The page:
Indicate pages in the undergraduate catalog where changes will be made.
GIVE A DETAILED RATIONALE FOR CHANGE(S):
The college is adopting the University-wide common core for its B.S. degrees for the 2010-12 catalog. Our degree plans are being updated to reflect this change.
||Honors Course Options:
For the past two years, qualified natural sciences students have had the option to complete an honors biology sequence (BIO 315H and BIO 325) and an honors chemistry sequence (CH 301H and CH 302H) to satisfy their introductory biology and chemistry course requirements. The degree plans in the college are being updated to reflect this option.
The college has created a two-semester calculus sequence for science majors (M 408N and M 408S) that will emphasize the science-related applications of calculus. The curriculum in this two-semester sequence will be collaboratively informed by the mathematics faculty and the science faculty and is expected to better prepare science students to be successful as they progress through their calculus-based science and laboratory course work. Data in the college has shown that students who progress as a cohort through their required coursework tend to be more successful. Given the low success rates of natural sciences students in M 408K and M 408L, it is expected that these new courses will decrease the repeat-rate of science students taking first and second semester calculus, thereby reducing the impact on the college’s instructional budget as well. Natural Sciences students will continue to have the option of completing the traditional two-semester sequence for calculus-ready students, M 408C and M 408D. The majority of students are expected to complete the M 408N and M 408S sequence.
The college’s adoption of C- as the minimum grade required for course credit raises the possibility that students may satisfy all degree requirements with grades of C- but simultaneously fall short of the minimum 2.0 GPA required in the major. Therefore, the college is implementing a common GPA statement for all degrees in the college to clarify that students must have a grade of at least C-, and a grade point average of at least 2.0 in the math and science courses required in the degree.
The list of physics courses required for the major has been modified to reflect the discontinuation for PHY 453 and its replacement in the degree plans with PHY 355 and PHY 353L. The required hours of upper-division physics is being increased by two, which will not change the overall hours required for the degree. This change was a direct response to the recommendations of an undergraduate curriculum review committee in physics formed by the department chair, John Markert, that found that students were lacking in their exposure to the basic ideas of modern physics and thermodynamics. To expose physics majors in all options to these concepts, PHY 355 (Modern Physics) will be required as a common requirement for all physics options. PHY 355 has long provided an introduction to modern physics for engineers and will now provide the same service for physics majors as well. The department has also created a new laboratory course (PHY 353L) to explore these concepts of modern physics and thermodynamics in more depth. This course will also be required for all majors. The recommending committee consisted of Professors Michael Marder, Duane Dicus, Peter Antoniewicz, Sacha Kopp, Austin Gleeson, and Roger Bengtson (Chair), with additional advice from Professor Emeritus Mel Oakes, undergraduate coordinator Pat Morgan, and student adviser Susan Brown.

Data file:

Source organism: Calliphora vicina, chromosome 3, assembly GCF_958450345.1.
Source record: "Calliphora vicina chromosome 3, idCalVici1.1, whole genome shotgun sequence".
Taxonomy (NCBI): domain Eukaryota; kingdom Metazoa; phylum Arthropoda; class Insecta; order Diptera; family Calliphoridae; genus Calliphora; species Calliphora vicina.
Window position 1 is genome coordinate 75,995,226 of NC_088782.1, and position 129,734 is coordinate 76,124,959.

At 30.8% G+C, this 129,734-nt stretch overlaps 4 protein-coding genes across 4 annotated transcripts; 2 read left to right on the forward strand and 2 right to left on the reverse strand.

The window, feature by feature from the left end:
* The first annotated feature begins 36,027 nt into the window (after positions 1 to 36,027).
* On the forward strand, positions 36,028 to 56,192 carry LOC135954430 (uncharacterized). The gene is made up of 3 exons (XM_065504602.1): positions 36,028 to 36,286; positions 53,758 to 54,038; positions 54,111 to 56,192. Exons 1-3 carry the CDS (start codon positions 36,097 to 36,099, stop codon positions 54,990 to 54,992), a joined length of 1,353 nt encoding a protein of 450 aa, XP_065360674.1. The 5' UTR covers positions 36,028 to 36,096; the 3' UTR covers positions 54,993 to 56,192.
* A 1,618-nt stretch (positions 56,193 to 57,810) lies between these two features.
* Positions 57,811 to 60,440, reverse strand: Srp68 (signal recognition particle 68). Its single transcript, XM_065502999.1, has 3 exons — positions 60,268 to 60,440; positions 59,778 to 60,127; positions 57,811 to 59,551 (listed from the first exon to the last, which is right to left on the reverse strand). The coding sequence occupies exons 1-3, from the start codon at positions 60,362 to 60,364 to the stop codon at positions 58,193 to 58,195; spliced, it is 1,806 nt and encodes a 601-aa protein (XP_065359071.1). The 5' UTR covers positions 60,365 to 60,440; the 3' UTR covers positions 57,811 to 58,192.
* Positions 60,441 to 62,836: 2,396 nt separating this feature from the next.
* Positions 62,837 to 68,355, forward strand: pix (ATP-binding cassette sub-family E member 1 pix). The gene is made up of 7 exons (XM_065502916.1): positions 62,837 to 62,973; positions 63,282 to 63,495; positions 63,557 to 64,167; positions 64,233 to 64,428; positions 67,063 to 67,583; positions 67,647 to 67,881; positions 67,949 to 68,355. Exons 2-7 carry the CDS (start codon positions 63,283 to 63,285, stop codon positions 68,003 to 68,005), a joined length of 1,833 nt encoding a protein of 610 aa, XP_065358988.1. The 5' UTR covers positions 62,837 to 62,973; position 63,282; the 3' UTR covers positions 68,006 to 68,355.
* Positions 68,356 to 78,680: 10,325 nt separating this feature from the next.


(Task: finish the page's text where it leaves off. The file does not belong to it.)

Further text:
To maintain the same number of hours in the degree plan, the chemistry lab requirement has been removed from Options I through IV. This course was selected because physics students have a sufficient number of lab credits through their physics coursework and, in the case of this particular lab course, the shortage of seats frequently means that physics majors cannot enroll until their senior year. Physics students will continue to complete a full year of chemistry lecture courses, which is considered sufficient for content delivery.